Seperate and Unequal: Why Poor Districts Need More Funding

OppforAll
Do rich districts in your state get more money per pupil than poor ones?

A recent article in the Washington Post says in 23 states the answer to that question is Yes. In 23 states, per pupil local and state education spending is higher in rich school districts than in poor ones.

Our members are supporting schools that live this reality every day. Teachers in AOC partnerships can spend all day alone with as many as 30 students whose reading levels span three or four grades. Some classrooms don’t have enough books to go around; many schools have no library. The challenges are enormous, sometimes overwhelming.

While money alone will never teach a child to read or enable a teacher to calm a chaotic classroom, the lack of money severely affects what schools can do for children.

The topic of school financing is in the air now because this week Congress is working to re-authorize the Education and Secondary Education Act (ESEA). The ESEA was first passed 50 years ago in 1965 as part of President Lyndon Johnson’s War on Poverty. Its purpose was to give states and cities additional funding to expand educational resources for children disadvantaged by poverty.

Policy makers who created the ESEA realized that what money can buy is: more experienced teachers, more aides in the classroom, more targeted professional development for teachers, more books, smaller class sizes. Gym, art, music. More support professionals for students dealing with homelessness, hunger, and family instability. Increased learning time. The list goes on.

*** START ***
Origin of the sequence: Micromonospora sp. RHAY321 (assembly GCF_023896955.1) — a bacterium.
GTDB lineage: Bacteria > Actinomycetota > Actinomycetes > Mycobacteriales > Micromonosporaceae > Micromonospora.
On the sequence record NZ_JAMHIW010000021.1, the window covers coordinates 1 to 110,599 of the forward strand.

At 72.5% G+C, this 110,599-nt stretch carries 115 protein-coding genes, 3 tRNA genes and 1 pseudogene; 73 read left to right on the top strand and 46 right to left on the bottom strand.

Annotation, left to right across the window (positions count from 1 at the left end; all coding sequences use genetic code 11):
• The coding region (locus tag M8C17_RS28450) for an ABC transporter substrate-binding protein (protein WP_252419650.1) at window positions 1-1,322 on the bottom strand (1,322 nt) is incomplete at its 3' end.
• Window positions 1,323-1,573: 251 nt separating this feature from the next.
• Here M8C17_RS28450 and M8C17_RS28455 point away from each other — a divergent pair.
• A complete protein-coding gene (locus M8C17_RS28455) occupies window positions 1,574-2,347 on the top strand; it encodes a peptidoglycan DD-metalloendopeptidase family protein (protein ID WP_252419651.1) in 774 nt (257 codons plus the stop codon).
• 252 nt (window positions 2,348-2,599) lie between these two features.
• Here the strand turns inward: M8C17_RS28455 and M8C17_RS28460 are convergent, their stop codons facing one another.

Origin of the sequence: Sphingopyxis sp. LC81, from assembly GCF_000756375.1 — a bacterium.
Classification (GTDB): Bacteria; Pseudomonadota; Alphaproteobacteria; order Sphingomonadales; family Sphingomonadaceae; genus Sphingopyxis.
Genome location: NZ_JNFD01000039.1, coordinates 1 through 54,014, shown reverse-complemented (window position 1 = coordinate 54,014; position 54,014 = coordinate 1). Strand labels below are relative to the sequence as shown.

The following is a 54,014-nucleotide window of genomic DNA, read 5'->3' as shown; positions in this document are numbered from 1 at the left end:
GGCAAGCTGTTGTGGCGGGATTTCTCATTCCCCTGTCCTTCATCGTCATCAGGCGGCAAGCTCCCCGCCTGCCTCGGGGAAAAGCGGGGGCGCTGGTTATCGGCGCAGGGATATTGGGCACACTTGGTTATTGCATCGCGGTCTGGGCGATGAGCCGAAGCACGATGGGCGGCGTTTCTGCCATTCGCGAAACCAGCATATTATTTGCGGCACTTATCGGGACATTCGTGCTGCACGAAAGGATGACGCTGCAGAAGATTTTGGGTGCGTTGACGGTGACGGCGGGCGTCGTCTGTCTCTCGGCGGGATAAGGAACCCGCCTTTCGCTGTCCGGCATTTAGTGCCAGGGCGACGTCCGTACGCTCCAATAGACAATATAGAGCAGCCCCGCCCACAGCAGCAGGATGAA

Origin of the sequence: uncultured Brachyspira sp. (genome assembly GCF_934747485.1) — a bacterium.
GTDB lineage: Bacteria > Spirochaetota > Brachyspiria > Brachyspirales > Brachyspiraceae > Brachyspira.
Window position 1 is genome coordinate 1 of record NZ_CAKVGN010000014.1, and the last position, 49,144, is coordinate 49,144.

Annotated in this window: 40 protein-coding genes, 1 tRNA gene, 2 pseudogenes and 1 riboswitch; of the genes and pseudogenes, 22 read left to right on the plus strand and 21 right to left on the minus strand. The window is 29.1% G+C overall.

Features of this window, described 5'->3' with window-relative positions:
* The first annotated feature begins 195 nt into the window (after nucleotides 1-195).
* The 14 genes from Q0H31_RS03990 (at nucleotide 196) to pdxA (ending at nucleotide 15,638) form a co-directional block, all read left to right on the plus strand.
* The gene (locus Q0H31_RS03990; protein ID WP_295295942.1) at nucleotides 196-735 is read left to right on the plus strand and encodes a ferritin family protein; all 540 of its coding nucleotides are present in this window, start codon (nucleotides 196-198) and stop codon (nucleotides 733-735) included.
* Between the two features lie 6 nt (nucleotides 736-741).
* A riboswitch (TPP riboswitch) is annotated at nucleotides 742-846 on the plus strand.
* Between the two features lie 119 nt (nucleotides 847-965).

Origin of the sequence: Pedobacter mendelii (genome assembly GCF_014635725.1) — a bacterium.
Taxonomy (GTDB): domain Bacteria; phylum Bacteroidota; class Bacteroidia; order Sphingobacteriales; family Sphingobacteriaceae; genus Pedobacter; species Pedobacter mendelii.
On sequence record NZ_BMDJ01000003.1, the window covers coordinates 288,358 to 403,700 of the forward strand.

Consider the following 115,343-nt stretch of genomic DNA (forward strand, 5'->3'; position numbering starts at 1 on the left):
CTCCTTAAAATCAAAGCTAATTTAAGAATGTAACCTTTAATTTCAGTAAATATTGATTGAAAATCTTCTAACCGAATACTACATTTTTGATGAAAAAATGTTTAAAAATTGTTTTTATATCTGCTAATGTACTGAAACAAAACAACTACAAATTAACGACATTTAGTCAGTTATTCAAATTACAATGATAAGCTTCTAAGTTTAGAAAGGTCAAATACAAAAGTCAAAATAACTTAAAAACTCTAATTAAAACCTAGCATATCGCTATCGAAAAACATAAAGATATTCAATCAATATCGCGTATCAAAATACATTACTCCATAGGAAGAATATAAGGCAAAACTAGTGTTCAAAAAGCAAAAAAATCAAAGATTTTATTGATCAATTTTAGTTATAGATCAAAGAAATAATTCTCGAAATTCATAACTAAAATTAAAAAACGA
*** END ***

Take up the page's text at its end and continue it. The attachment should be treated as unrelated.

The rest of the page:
In the years since the ESEA was first passed though, we’ve seen it dismantled. It’s been repurposed, rearranged, and used to put unreasonable conditions on teachers, students, and school districts so they can qualify for the increased funding they desperately need to provide high quality education.

Money that was supposed to pay for “extra” instruction and support so disadvantaged children could catch up with their peers is being used instead to reduce state and local funding. What’s been forgotten is that it is not extra, it’s only evening.

Many middle class children have a year or two of pre-school and kindergarten before first grade. Many participate in community arts and sports programs, and have access to English-language books and stories at home. Most children in poverty aren’t offered those same experiences and they start school behind. Often, they never catch up.

The National Education Association, the country’s largest teacher’s union, now calls for a return to the ESEA’s original purpose and vision: giving poor districts more funding than wealthy districts to create true equity in public education.

Here at AOC we understand the financial pressures states, cities, and towns are under, and the importance of balancing budgets and reducing deficits. But it’s wrong to balance budgets by reducing support for the most vulnerable children in our midst.

How would increased funding improve the district where your partnership serves? Do you live in one of the 23 states that fund poor districts less than rich ones? How do you think that affects the children and quality of life in your state? What would you like to see Congress do with the reauthorization of the ESEA? Take a look at this great infographic tracking the last 50 years of the ESEA, and let us know what you think.

Infographic from neatoday.org

Infographic from neatoday.org